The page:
As noted above, a primary reason they have thus far failed to do so has been systematic abuse and neglect, a neglect that nationalists in their disdain for civil society, would likely only enhance. Yet there is subtler way in which nationalism is even more corrosive of the connective quality of civil society than through any individual policy of support or neglect. By identifying “The Political” with “The National”, nationalist attitudes tend to force every civil society organization seeking to wield political power to line up with a single majoritarian national democratic coalition. If everything is about National Politics, every politically powerful and engaged civic association must choose a side in the struggle for national political power rather than cutting across these sides. We have seen the devastating effects of this nationalization of politics take off most dramatically beginning with the explicit strategy of especially the congressional Republican party during the 1990s. It is increasingly becoming impossible in the United States to have a conversation about any matter of collective importance (religion, work, culture, art, etc.) without it becoming about a single, central national divide. Ironically, the divide in question is becoming less and less aligned with the actual substantive differences of opinion among the public.

The consequences of rising nationalism are particularly unattractive for nations like the United States at this moment in history. India and especially China have far larger populations and, in the case of China, a far more coherent national identity and pattern of economic and cultural development suited to primarily national collective action (as opposed to other forms of collective action). In a world where nation-states are the primary locus of collective action, China and India are far more likely in the medium term both to match collective action to the problems it addresses and to have the scale to exercise power than will a country like the United States, which has always and increasingly gains its strength from international connections driven mostly by non-nation-state actors. Similar things could obviously be said for the nation-states of Europe, who almost certainly will be left behind in a world ruled by nationalism. The best hope for such nations (insofar as they see China and India as “competition”), it seems to me, is to use the far greater potential of a powerful international civil society to overwhelm the power of all nation-states, including China and India.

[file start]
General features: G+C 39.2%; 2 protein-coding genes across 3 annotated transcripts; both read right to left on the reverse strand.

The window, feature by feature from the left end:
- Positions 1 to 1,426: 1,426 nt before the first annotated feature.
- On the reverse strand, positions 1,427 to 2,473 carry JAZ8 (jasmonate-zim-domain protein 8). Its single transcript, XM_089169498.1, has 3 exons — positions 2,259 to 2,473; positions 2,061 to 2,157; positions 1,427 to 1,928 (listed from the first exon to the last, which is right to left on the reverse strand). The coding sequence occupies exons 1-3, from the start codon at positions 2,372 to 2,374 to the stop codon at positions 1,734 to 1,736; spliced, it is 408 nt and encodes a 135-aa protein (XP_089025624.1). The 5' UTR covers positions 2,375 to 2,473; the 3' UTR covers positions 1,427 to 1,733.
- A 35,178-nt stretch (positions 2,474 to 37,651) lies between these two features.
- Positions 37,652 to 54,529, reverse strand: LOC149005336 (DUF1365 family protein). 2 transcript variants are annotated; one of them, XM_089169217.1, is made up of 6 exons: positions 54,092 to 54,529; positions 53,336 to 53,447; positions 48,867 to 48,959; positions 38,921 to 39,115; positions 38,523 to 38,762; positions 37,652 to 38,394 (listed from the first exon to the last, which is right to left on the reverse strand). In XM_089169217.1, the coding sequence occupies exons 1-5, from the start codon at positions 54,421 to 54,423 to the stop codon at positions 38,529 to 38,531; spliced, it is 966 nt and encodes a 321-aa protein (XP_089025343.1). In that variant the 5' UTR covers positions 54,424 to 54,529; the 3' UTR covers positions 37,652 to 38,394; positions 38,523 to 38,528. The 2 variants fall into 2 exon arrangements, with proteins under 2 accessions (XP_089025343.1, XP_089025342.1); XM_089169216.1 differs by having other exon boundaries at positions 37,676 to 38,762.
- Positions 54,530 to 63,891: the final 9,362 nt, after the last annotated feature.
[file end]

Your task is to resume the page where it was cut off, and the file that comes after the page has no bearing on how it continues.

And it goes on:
Further focus on the nation-state as the central political identity and actor is thus likely to undermine the crucial provision of the public goods we most need today, polarize national populations internally, and further the relative decline of “the West” as compared to rising China and India. Instead, devoting the power of the nation-states to building up the legitimacy of other loci of collective action and identity, within and across nations, ensuring that these can be an independent, democratically governed, vigorous and politically powerful check on capital and nation-states seems a far more plausible course for broad and sustainable cooperation. Nationalists are excellent allies in the fight to break the power of individualistic monopoly capitalism holds over our collective lives, but we must just as vigorously ensure they do not replace it with a monopoly of the nation-state over our individual identities.